I also saw the same trend you describe over the holidays, so "yea" for that. The kindest thing a reader can do for her favorite writers is to introduce their work to friends. Word of mouth recommendations are the best PR we can get.

  3. JT Ellison

    Tess, this is great info. I saw an uptick over the holidays too – with a big peak on Dec 26. But wow, I do hope that the stores stay in business.

  4. michael

    I bought ten books as gifts this Christmas. One was print, nine for Kindle with their buy e-book as gift button.

  5. Kagey

    These numbers don't really surprise me, either. My husband is notoriously hard to buy for, so I always give my mother book titles as gift ideas for him. I save up my own book wish list for the Christmas season, and the stack I receive usually lasts me until summer. We got books signed by a favorite author for my mother-in-law.
    We're also the aunt & uncle who love to give books. Gift box sets of favorite series for the tweens, fun tactile board books for the tots. I even found early chapter book versions of Tom Sawyer this year for a special 1st grader. (I may live to regret introducing the idea that crossing your fingers behind your back means you can fib, but what the heck!)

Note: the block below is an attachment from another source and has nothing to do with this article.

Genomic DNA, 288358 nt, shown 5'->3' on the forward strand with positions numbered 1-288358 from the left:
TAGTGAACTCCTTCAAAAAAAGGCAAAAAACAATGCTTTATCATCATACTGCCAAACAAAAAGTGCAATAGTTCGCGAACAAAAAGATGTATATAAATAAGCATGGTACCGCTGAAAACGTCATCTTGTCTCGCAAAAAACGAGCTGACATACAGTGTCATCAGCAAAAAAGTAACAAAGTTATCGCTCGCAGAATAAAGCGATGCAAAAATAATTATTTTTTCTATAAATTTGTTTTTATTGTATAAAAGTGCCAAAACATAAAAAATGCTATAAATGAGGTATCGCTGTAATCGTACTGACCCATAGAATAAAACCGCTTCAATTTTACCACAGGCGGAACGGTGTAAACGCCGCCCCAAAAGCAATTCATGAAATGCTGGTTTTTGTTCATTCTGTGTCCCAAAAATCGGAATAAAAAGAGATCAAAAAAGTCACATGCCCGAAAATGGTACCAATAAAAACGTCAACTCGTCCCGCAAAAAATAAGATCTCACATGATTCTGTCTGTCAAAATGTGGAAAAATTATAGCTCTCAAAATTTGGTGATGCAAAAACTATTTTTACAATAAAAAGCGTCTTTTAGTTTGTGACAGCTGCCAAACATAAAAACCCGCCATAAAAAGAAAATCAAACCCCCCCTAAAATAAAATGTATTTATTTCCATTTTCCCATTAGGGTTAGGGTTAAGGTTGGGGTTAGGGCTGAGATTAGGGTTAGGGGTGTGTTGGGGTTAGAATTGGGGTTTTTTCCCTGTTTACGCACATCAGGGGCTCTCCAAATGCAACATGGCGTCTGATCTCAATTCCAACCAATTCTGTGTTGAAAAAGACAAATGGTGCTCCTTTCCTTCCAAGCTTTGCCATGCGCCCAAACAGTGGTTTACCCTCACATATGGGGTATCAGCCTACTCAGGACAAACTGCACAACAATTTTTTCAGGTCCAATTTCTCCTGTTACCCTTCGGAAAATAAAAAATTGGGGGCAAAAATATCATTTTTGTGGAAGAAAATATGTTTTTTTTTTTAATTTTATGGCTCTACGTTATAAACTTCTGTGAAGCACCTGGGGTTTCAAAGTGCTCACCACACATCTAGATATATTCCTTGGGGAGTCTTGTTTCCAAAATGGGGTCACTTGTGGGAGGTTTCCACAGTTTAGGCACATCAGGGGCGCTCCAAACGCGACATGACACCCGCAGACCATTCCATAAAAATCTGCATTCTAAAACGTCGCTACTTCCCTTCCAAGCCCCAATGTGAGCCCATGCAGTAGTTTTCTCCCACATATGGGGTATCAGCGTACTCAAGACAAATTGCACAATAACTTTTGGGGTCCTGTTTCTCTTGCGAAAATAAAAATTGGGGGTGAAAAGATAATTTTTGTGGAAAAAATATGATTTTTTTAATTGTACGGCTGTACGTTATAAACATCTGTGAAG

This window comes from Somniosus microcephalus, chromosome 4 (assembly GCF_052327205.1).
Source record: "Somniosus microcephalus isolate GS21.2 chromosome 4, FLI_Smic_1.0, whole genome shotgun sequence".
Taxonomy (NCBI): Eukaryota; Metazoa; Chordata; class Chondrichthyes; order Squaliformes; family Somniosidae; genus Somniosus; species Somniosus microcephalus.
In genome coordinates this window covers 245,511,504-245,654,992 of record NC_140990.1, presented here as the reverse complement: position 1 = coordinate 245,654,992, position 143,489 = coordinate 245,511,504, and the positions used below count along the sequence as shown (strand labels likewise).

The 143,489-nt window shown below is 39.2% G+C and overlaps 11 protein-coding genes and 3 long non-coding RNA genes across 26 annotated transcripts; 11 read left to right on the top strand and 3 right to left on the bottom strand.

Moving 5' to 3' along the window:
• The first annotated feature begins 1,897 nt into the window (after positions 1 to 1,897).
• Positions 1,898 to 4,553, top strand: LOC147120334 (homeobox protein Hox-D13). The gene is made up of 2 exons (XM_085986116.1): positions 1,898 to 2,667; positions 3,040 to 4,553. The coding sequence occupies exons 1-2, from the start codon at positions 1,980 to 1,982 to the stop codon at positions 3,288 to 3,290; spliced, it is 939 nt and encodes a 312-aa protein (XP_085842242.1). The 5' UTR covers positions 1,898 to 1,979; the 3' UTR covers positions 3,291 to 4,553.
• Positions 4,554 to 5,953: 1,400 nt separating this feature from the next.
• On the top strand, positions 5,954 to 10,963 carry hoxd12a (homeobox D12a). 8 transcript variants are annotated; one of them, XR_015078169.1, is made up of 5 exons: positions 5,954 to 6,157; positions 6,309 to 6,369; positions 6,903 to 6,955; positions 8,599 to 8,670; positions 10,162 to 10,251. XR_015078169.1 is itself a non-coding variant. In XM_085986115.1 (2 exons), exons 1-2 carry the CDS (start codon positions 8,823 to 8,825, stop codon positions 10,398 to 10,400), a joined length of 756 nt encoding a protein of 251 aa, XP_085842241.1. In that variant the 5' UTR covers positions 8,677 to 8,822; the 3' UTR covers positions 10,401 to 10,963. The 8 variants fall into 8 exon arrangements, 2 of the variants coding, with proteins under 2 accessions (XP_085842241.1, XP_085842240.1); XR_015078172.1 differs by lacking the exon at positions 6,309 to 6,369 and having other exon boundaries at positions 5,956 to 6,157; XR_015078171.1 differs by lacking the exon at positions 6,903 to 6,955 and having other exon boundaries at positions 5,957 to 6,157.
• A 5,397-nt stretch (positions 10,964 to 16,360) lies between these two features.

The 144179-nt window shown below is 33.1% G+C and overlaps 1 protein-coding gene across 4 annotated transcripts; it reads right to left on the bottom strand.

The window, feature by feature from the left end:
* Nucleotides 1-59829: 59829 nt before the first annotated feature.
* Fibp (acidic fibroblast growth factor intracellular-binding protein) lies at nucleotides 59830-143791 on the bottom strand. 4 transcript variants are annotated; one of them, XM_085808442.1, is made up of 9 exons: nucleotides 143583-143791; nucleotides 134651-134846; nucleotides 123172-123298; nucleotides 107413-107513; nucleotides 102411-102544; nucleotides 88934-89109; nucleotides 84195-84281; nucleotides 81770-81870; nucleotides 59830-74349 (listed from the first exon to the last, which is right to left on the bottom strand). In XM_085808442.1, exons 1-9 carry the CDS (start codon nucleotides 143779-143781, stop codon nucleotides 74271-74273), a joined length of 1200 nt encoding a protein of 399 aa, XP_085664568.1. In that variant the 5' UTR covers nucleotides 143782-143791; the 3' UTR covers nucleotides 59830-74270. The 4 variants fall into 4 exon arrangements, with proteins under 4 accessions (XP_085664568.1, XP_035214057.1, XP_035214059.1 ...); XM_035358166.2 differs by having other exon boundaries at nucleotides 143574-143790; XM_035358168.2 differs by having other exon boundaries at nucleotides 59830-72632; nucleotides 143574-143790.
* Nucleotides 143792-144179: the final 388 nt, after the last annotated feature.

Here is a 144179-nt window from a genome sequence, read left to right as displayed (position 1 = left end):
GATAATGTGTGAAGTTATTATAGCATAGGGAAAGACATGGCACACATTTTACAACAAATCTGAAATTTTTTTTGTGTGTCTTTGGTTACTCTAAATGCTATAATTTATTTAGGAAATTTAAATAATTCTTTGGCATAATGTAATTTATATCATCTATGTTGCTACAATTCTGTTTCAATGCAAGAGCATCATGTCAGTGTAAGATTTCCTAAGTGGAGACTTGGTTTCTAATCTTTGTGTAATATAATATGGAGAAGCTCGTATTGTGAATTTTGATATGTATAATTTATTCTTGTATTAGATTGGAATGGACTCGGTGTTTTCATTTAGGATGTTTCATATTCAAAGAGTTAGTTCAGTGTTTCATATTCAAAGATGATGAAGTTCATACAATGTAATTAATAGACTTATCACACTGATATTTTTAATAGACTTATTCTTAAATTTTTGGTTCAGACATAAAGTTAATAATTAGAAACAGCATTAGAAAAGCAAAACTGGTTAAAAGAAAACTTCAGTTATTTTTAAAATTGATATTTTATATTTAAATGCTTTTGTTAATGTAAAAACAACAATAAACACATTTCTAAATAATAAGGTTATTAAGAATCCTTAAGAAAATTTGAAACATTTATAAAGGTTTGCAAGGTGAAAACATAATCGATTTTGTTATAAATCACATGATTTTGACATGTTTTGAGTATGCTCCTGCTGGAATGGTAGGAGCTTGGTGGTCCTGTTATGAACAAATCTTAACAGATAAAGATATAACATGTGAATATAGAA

6. pari noskin taichert

    Books and gift certificates are our standard gifts. Period. I loved seeing the numbers though. Thank you, Tess.

    And yes, Ruth Cavin was a wonderful person. I didn't know her well, but enjoyed knowing the little I did.

  7. Sandy

    This is a timely blog. I just received an email from The Mystery Bookstore in LA saying that it is closing its doors as of 31 January 2011. Amazon and the economy were too much, they explained.

  8. Grace

    Interesting post, thanks Tess. I can only hope that someday I will be able to check out my own stats.

    Thanks Debbie for the link. She was astounding.

  9. J.D. Rhoades

    I never buy books after October 1st. I just put them on my amazon wishlist, then tell everyone I know to check it, but to then buy from indie stores :-).

  10. Allison Brennan